In Puerto Rican cooking, rice and pigeon peas, or arroz con gadules, is the preeminent holiday side dish. When I was a kid back in the Barrio (Spanish Harlem) there wasn’t a home that didn’t have a steaming pot of arroz con gandules to go with the turkey at Thanksgiving, roast pork shoulder (pernil) at Christmas, ham or lamb at Easter. This tasty mix has been with us since I can remember, and it served as a change from the standard rice and beans.

So, what are pigeon peas? Well,  they are a legume (or fruit pod) such as beans, peas, soybeans, peanuts, alfalfa, etc. They’ve been around for about 3,500 years; and were first cultivated in eastern India, and from there spread worldwide. They were brought to the Caribbean islands by the slave trade; and until recently were virtually unknown in mainland North America. I remember that when I traveled to New England or the Midwest I couldn’t find the things anywhere. Today you can find them in any Hispanic or Caribbean market.

In the recipe given below, you can either prepare gandules from scratch, like you would do any beans, or simply get canned pigeon peas. I’ll tell you right now, there is no shame in using canned pigeon peas. I know, the purists will howl—but as viable shortcut when time is essential, the canned stuff is just as good. You may have to doctor the canned peas somewhat by adding spices such as black pepper and oregano, but the results will be acceptable.

Note that in the recipe, I favor the overnight soaking method for dry beans rather than the popular quick-soaking method where beans are covered with water, then cooked uncovered over moderate heat for 2 minutes. Afterward, they are removed from heat and left to soak for 1 hour. Then cooked as required. What bothers me about this method is that the package beans you pick up at the supermarket may be older (and drier) than last year’s leftover meatloaf. So it follows, the more soaking time, the more tender the final product. The recipe also calls for sofrito, the base flavoring used in criollo cuisine. If you don’t have sofrito, then in a small bowl combine 1 clove garlic, crushed; 1/2 onion, chopped; and 1/2 cooked chopped fresh parsley. Stir in 2 tablespoons olive oil, and then add this mixture to the recipe.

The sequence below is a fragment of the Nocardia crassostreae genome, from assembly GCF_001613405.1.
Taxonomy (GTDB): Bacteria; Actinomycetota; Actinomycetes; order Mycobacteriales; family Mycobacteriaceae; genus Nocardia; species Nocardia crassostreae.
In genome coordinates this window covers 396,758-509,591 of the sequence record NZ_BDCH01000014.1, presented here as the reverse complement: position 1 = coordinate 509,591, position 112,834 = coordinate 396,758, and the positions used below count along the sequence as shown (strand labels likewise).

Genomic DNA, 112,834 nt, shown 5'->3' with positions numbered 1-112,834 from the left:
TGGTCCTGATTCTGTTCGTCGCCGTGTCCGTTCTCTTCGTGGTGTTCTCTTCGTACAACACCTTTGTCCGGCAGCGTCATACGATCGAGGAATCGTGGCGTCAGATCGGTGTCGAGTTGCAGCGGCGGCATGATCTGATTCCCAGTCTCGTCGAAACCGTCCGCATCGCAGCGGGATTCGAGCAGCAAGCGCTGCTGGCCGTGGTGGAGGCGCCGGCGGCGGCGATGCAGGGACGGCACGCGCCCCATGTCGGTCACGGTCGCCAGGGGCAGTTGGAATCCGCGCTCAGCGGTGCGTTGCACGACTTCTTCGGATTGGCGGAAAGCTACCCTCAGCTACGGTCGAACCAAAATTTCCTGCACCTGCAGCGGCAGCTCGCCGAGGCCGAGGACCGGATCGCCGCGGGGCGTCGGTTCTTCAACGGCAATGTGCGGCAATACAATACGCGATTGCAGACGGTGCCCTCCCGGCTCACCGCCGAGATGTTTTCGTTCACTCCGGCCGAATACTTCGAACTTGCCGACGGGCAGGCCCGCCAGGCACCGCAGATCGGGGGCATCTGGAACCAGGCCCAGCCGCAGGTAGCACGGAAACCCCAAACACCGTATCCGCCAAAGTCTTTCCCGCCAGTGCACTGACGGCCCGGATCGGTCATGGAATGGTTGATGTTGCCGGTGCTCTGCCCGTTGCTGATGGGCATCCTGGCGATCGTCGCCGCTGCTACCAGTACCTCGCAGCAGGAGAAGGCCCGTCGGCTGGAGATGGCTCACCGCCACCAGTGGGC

One final plug: this recipe is from my first cookbook, Puerto Rican Cuisine in America, which is going into its third printing. Want to savor more gems kike this one? Buy the book, make me rich.
   (Rice and Pigeon Peas)

1 pound fresh or dried pigeon peas, or 1 pound canned peas
2 cups rice
3 tablespoons olive oil
1/4 pound salt pork, rinsed in cold water and diced
1/4 pound lean cured ham, rinsed in cold water and diced
1 medium onion, peeled and chopped
1 medium green bell pepper (pimento), cored, seeded and chopped
2 tablespoons chopped cilantro
3 tablespoons sofrito (or the substitute given above)
1 cup alcaparrado (olive-caper mix available in Latino markets)
1 8-ounce can tomato sauce
2 tablespoons dry white wine
Salt to taste

1. If you’re using fresh pigeon peas, you’re ahead of the game. They can be cooked just as is after rinsing in cold running water. If using dry beans, they need to be soaked overnight in water to cover by at least 2 inches. Drain beans and place in a pot or kettle (a Dutch oven is perfect for this) with 2 quarts (8 cups water) and bring to a boil. Cover and boil over moderate-low heat until beans are tender (about 1 hour).
2.   Drain cooked peas and set aside, reserving 1 1/2 cups cooking liquid.
3.   Wash rice and drain.
4.   Heat oil in a heavy kettle or pot (I prefer cast-iron). Brown the salt pork.
5.   Add ham and cook on moderate heat until golden-crisp (about 4-5 minutes).
6.   Add onion, bell pepper, cilantro, sofrito, alcaparrado and tomato sauce. Sauté for about 5 minutes.
7.   Stir in rice. Add peas, reserved cooking liquid, wine and salt.
8.   Boil on moderate-high heat, uncovered, until water is absorbed (about 5-8 minutes).
9.   Cover and simmer on low heat for 30 minutes.
10. Turn off heat and let rice sit for 10 minutes before serving.
      Yield: 8 servings.